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    Brett Walter

    Nothing is so sad as to see good performers wasted. There were times that this show was actually funny. The problem was that the producers Bloodworth-Thomas's, were so far liberal that they were about to fall off the face of this earth. And there is nothing wrong with that, i mean they are entiteled to their own opinion, but don't take your opinion and flaunt it on a sitcom. And they treated their opinions as facts on this show. It was fact that everyone LOVED Bill Clinton, or that everyone HATED coats made out of fur. And then, such as in the episode about fur, they became so dramatic at the end, about the poor animals theat were killed! You could hear the blood running from the hearts. And to do this on a SITCOM!!!! It was a sitcom, I didn't want to be preached, or listen to a half-hour campaign, I wanted to laugh! If you are going to do this, then you need to keep an open mind. I used to like this when I was younger, but now, I get so frustrated everytime I see it. I'll stick with The Golden Girls!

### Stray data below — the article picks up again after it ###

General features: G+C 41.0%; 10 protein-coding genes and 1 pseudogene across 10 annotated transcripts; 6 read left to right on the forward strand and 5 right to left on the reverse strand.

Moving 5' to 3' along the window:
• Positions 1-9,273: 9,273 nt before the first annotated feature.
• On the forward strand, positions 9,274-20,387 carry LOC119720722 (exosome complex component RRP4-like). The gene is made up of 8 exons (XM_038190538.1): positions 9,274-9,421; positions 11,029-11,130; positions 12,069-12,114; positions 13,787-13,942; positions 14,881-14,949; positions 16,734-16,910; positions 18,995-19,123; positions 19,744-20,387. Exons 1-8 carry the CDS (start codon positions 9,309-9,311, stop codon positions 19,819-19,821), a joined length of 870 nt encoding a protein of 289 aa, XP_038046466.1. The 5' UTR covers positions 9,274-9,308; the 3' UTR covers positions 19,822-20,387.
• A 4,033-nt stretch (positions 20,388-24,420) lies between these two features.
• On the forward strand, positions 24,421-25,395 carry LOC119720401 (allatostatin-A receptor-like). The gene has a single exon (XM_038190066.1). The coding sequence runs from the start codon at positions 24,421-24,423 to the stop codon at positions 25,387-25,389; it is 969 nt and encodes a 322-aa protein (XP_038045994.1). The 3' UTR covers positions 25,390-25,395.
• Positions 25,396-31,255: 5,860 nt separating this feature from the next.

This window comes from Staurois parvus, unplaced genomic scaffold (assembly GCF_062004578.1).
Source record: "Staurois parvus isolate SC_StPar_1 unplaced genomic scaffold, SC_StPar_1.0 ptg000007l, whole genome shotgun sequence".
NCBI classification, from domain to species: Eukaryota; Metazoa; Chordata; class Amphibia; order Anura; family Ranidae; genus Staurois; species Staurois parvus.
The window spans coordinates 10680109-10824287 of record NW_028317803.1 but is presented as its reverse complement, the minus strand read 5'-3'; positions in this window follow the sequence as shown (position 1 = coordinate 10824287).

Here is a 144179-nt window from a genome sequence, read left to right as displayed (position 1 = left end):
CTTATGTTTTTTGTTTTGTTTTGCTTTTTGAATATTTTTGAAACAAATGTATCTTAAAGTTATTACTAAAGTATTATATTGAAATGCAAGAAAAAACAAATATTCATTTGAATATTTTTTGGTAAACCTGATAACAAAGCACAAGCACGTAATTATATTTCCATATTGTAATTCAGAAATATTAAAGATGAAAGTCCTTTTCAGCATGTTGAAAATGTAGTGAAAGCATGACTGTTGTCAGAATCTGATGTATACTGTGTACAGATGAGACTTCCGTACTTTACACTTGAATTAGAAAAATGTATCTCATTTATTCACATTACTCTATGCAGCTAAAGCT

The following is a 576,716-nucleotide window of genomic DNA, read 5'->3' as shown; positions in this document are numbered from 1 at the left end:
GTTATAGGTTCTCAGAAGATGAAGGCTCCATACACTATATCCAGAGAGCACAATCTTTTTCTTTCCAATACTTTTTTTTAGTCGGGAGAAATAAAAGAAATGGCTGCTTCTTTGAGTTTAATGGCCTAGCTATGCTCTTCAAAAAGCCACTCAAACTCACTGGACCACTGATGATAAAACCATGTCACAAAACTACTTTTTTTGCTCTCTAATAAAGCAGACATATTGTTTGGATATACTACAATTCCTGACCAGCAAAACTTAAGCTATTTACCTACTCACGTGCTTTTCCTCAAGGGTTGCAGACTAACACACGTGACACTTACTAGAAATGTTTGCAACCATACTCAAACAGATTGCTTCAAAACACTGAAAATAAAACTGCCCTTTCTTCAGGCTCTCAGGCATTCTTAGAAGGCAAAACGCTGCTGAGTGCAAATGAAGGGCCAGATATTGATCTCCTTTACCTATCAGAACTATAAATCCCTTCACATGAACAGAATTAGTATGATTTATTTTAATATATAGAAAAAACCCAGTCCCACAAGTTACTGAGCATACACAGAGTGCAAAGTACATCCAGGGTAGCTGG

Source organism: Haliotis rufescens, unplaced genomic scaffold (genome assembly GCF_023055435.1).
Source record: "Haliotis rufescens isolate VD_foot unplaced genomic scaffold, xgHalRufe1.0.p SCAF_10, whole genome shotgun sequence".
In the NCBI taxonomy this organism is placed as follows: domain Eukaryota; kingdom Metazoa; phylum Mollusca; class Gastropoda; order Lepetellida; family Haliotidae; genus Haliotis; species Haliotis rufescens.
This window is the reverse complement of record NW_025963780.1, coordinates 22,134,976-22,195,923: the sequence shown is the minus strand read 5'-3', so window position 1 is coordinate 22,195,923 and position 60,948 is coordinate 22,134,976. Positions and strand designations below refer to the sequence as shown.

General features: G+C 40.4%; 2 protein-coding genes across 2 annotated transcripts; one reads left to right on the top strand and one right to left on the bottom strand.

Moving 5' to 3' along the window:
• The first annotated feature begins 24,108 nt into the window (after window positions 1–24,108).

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    This show was funny most of the time--and a might preachy some of the time, but always fun to watch. As long as Delta Burke and Jean Smart were on the show, it really was great, but when these two funny women left the show, it went downhill FAST!! That means that the first five years of the show were the best and should not be missed. Suzanne, Charlene and Anthony were the funniest characters on this show and Julia was too preachy, while Mary Jo was a pain in the neck--always whining about something!!